Peruvian Government Response

Discussions are taking place on how to incorporate climate change into national policies. Solutions are already focusing on increasing the capture and storage of rain water during the wet season, and increasing government investment in dams, tunnels and reservoirs. There is also a campaign to build a tunnel channelling water from the Atlantic side of the Andes but this will require an investment of at least £50 million.

In 2008 president Alan García wanted to pilot a project to desalinate water from the Pacific Ocean. Garcia said Peru must develop an alternate, more secure source by pumping water from the ocean and desalinating it. “We can’t think about the future with yesterday’s plans. We must use modern technology and this will happen as we treat ocean water”.

In June 2009 Alan García met with the President of Biwater, a UK water solutions company. They met to discuss Biwater investing in the development of a desalination plant in Peru to ensure the supply, storage and distribution of potable water to the southern part of Lima by 2011. The project is said to require an investment of US$45 million.

According to information from the British Embassy in Lima, Peru associated itself with the Copenhagen Accord in January 2010 and is committed to taking action on three issues that are outlined in one of the agreement’s annexes (Annex B) in June 2010. These voluntary actions include:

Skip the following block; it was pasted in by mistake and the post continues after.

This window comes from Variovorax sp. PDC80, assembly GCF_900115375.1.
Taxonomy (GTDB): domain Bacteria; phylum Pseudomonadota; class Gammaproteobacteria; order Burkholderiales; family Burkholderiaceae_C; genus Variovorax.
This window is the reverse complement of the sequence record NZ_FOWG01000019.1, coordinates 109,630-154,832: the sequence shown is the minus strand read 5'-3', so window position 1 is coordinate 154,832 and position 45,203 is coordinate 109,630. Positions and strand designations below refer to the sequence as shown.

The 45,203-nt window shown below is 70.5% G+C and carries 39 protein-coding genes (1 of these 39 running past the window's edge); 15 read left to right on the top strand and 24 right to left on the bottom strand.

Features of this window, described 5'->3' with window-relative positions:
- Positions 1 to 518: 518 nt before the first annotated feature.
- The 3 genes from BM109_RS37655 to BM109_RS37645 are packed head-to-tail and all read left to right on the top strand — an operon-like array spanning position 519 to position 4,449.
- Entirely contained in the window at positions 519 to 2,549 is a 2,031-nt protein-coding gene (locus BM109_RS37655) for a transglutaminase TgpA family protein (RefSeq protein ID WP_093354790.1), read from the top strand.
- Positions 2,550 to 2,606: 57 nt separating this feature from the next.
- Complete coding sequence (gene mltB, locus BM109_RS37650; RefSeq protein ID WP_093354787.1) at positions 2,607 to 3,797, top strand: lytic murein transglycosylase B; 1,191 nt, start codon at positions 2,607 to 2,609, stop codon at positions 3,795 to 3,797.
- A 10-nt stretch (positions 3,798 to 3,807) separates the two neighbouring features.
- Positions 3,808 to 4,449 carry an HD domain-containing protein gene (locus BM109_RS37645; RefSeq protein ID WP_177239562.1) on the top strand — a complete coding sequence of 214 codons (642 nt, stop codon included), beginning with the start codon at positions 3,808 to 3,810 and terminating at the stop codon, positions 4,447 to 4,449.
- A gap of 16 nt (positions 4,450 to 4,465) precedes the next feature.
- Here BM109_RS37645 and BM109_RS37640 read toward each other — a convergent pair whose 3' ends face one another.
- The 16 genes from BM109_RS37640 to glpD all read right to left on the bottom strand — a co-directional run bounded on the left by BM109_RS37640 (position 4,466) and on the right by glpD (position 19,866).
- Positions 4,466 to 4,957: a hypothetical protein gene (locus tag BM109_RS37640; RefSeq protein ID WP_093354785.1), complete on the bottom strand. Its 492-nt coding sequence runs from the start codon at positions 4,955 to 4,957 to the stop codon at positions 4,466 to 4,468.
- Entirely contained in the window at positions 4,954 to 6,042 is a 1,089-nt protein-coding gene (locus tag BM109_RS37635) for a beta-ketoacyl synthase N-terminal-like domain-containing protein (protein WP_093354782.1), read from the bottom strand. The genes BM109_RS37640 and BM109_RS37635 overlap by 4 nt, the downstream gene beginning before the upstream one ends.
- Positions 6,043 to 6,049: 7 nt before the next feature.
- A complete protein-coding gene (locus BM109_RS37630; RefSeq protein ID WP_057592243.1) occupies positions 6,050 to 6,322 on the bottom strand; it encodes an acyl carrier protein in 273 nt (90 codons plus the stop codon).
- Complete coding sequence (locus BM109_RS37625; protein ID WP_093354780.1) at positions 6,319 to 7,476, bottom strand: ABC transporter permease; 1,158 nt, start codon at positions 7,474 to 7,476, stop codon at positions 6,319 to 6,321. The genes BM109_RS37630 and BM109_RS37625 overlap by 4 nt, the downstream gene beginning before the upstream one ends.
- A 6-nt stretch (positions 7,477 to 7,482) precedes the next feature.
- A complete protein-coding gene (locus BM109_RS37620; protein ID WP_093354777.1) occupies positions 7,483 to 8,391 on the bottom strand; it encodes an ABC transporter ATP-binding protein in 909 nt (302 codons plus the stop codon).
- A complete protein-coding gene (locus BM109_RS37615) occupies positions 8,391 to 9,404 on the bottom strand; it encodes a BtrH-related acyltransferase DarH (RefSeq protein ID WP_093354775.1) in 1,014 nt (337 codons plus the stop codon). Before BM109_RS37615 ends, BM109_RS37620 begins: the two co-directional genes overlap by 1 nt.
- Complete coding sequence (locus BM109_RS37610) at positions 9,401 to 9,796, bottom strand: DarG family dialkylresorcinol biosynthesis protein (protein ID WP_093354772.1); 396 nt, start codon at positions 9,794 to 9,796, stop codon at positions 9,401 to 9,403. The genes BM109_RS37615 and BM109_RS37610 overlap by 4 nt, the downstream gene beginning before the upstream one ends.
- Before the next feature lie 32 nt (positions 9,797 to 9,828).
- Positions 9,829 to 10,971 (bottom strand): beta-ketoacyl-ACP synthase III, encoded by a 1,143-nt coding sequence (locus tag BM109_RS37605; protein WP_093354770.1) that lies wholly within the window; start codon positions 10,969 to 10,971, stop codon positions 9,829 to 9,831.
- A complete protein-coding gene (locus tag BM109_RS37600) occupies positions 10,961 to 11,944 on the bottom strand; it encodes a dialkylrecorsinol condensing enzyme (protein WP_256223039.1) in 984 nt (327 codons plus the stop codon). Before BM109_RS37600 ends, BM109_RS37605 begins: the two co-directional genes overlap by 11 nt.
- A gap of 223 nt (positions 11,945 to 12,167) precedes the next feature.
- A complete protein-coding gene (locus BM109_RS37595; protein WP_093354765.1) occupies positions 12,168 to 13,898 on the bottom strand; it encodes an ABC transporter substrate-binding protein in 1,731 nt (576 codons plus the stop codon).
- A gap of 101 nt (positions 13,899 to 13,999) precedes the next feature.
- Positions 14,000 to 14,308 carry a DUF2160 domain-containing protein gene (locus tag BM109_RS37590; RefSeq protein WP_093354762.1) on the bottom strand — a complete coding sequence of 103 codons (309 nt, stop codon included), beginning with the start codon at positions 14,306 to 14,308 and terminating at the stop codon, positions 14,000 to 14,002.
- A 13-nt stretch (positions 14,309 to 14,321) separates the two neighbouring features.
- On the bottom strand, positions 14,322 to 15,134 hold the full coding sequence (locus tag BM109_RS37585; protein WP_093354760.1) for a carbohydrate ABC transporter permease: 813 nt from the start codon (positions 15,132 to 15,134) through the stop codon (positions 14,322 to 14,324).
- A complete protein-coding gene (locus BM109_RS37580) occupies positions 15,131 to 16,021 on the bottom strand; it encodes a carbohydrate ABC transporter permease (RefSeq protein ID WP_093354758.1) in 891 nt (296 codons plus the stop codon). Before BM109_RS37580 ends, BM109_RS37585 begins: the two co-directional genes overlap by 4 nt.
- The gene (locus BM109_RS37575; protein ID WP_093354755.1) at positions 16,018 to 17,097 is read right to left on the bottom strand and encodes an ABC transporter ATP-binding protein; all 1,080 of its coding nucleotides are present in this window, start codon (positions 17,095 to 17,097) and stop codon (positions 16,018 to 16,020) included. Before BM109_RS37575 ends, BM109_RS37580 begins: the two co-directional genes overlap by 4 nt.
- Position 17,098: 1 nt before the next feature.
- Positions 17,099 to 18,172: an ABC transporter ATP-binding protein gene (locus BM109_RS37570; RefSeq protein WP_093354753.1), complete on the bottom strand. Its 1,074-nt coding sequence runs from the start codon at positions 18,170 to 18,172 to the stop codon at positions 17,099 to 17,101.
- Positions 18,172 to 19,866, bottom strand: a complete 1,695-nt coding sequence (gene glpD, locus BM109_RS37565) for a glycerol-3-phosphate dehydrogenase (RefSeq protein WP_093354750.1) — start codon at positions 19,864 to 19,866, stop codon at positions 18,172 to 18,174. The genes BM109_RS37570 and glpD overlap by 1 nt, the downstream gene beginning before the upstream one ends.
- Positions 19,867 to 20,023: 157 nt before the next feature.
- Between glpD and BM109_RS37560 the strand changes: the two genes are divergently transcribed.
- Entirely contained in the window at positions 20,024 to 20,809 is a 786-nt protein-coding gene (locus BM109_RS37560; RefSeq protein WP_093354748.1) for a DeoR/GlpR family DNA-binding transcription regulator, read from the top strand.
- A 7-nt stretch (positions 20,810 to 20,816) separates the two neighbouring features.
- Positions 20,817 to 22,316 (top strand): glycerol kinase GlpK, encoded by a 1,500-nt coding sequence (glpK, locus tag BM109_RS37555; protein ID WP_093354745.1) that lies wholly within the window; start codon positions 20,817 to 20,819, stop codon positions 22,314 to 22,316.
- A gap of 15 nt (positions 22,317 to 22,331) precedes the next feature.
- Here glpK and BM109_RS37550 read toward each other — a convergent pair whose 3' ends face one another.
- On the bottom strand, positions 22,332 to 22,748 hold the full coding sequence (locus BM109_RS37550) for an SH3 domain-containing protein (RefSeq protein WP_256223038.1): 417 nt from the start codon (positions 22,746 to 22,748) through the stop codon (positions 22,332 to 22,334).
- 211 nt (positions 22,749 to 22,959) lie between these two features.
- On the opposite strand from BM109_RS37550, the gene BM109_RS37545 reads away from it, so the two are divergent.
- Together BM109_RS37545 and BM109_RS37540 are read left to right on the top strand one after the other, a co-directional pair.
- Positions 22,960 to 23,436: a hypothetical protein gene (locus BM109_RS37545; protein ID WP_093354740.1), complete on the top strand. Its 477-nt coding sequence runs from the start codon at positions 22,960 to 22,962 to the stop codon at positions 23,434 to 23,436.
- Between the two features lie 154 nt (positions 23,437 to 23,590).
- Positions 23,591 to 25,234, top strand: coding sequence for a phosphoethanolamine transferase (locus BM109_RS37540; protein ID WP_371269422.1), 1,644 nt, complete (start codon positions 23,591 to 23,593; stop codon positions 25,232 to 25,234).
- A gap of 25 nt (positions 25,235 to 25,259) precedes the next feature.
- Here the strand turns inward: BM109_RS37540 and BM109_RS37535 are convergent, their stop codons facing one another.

• A zero deforestation target by 2021;
• At least 33% of all Peruvian energy to come from renewable sources by 2020;
• And increased measures to reduce emissions due to solid waste”.

In June 2010, Alan García and President of Brazil Lula da Silva signed an energy agreement in Manaus, Brazil. The agreement is for a series of dams to be built in the Peruvian Amazon to produce energy for Peruvian and Brazilian domestic markets. The total investment for the five dams is estimated at US$13.5 billion to US$16.5 billion. In a joint statement they confirmed the plan to be economically, socially and environmentally sustainable but it is opposed by environmentalists and the local indigenous population. The flooding caused by the dams could displace more than 4,000 indigenous and non-indigenous people. Furthermore the deforestation required to build the dams could cause a 6% increase in Peru’s greenhouse emissions.

The PROCLIM Programme (National Capacities Strengthening Programme to Manage Climate Change impact and Air Pollution) is the Peruvian response to reduce adverse impacts of climate change. It targets areas identified as vulnerable and works to improve human, institutional and financial resources with an emphasis on education and raising public awareness.


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